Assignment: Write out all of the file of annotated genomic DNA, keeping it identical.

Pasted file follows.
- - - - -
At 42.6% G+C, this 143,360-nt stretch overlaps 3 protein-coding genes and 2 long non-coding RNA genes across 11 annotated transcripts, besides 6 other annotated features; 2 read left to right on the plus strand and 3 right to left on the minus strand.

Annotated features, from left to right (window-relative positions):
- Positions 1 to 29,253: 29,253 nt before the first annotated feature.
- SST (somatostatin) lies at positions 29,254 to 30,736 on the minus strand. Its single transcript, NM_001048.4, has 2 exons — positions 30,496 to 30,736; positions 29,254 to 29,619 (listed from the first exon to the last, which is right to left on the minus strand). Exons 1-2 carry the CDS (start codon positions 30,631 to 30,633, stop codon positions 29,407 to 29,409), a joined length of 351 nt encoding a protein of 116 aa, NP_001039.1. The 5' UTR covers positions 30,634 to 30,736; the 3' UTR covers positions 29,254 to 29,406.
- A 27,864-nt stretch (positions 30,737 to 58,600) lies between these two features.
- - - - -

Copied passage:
At 42.6% G+C, this 143,360-nt stretch overlaps 3 protein-coding genes and 2 long non-coding RNA genes across 11 annotated transcripts, besides 6 other annotated features; 2 read left to right on the plus strand and 3 right to left on the minus strand.

Annotated features, from left to right (window-relative positions):
- Positions 1 to 29,253: 29,253 nt before the first annotated feature.
- SST (somatostatin) lies at positions 29,254 to 30,736 on the minus strand. Its single transcript, NM_001048.4, has 2 exons — positions 30,496 to 30,736; positions 29,254 to 29,619 (listed from the first exon to the last, which is right to left on the minus strand). Exons 1-2 carry the CDS (start codon positions 30,631 to 30,633, stop codon positions 29,407 to 29,409), a joined length of 351 nt encoding a protein of 116 aa, NP_001039.1. The 5' UTR covers positions 30,634 to 30,736; the 3' UTR covers positions 29,254 to 29,406.
- A 27,864-nt stretch (positions 30,737 to 58,600) lies between these two features.